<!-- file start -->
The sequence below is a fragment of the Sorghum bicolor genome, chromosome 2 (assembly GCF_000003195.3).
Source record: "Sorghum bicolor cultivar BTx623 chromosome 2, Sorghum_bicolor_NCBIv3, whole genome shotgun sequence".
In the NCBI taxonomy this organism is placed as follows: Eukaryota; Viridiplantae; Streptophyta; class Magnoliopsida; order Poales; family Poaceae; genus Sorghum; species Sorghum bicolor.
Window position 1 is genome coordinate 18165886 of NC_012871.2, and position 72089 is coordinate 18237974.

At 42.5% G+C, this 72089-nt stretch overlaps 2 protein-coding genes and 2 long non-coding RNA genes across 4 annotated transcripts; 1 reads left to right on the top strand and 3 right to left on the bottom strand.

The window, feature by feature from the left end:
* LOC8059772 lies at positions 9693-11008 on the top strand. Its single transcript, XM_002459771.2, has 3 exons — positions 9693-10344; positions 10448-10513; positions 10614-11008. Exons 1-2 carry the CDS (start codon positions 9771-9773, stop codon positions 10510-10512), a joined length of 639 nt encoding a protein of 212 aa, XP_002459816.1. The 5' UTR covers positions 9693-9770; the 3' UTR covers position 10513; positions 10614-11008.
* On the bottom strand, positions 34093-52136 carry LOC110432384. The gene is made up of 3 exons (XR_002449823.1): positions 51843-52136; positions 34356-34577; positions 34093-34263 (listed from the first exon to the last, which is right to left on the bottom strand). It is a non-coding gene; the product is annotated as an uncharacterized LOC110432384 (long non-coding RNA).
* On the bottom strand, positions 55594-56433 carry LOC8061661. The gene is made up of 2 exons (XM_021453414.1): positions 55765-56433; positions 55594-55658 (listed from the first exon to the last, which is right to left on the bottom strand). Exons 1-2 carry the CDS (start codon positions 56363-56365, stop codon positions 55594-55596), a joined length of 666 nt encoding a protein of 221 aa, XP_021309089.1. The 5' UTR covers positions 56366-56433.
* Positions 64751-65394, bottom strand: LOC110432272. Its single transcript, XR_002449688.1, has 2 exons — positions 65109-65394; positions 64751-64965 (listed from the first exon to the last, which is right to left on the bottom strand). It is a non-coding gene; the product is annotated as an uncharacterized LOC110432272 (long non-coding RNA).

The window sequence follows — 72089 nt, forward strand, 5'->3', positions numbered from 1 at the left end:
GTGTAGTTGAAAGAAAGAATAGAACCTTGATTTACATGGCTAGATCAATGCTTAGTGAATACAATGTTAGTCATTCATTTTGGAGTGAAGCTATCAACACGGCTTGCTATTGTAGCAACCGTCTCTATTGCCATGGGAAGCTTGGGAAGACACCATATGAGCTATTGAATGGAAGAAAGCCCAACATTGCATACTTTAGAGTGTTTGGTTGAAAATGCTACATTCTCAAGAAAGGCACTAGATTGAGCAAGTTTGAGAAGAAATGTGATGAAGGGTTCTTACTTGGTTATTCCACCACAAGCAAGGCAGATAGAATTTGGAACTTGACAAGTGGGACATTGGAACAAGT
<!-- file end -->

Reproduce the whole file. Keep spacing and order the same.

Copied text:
The sequence below is a fragment of the Sorghum bicolor genome, chromosome 2 (assembly GCF_000003195.3).
Source record: "Sorghum bicolor cultivar BTx623 chromosome 2, Sorghum_bicolor_NCBIv3, whole genome shotgun sequence".
In the NCBI taxonomy this organism is placed as follows: Eukaryota; Viridiplantae; Streptophyta; class Magnoliopsida; order Poales; family Poaceae; genus Sorghum; species Sorghum bicolor.
Window position 1 is genome coordinate 18165886 of NC_012871.2, and position 72089 is coordinate 18237974.

At 42.5% G+C, this 72089-nt stretch overlaps 2 protein-coding genes and 2 long non-coding RNA genes across 4 annotated transcripts; 1 reads left to right on the top strand and 3 right to left on the bottom strand.

The window, feature by feature from the left end:
* LOC8059772 lies at positions 9693-11008 on the top strand. Its single transcript, XM_002459771.2, has 3 exons — positions 9693-10344; positions 10448-10513; positions 10614-11008. Exons 1-2 carry the CDS (start codon positions 9771-9773, stop codon positions 10510-10512), a joined length of 639 nt encoding a protein of 212 aa, XP_002459816.1. The 5' UTR covers positions 9693-9770; the 3' UTR covers position 10513; positions 10614-11008.
* On the bottom strand, positions 34093-52136 carry LOC110432384. The gene is made up of 3 exons (XR_002449823.1): positions 51843-52136; positions 34356-34577; positions 34093-34263 (listed from the first exon to the last, which is right to left on the bottom strand). It is a non-coding gene; the product is annotated as an uncharacterized LOC110432384 (long non-coding RNA).
* On the bottom strand, positions 55594-56433 carry LOC8061661. The gene is made up of 2 exons (XM_021453414.1): positions 55765-56433; positions 55594-55658 (listed from the first exon to the last, which is right to left on the bottom strand). Exons 1-2 carry the CDS (start codon positions 56363-56365, stop codon positions 55594-55596), a joined length of 666 nt encoding a protein of 221 aa, XP_021309089.1. The 5' UTR covers positions 56366-56433.
* Positions 64751-65394, bottom strand: LOC110432272. Its single transcript, XR_002449688.1, has 2 exons — positions 65109-65394; positions 64751-64965 (listed from the first exon to the last, which is right to left on the bottom strand). It is a non-coding gene; the product is annotated as an uncharacterized LOC110432272 (long non-coding RNA).

The window sequence follows — 72089 nt, forward strand, 5'->3', positions numbered from 1 at the left end:
GTGTAGTTGAAAGAAAGAATAGAACCTTGATTTACATGGCTAGATCAATGCTTAGTGAATACAATGTTAGTCATTCATTTTGGAGTGAAGCTATCAACACGGCTTGCTATTGTAGCAACCGTCTCTATTGCCATGGGAAGCTTGGGAAGACACCATATGAGCTATTGAATGGAAGAAAGCCCAACATTGCATACTTTAGAGTGTTTGGTTGAAAATGCTACATTCTCAAGAAAGGCACTAGATTGAGCAAGTTTGAGAAGAAATGTGATGAAGGGTTCTTACTTGGTTATTCCACCACAAGCAAGGCAGATAGAATTTGGAACTTGACAAGTGGGACATTGGAACAAGT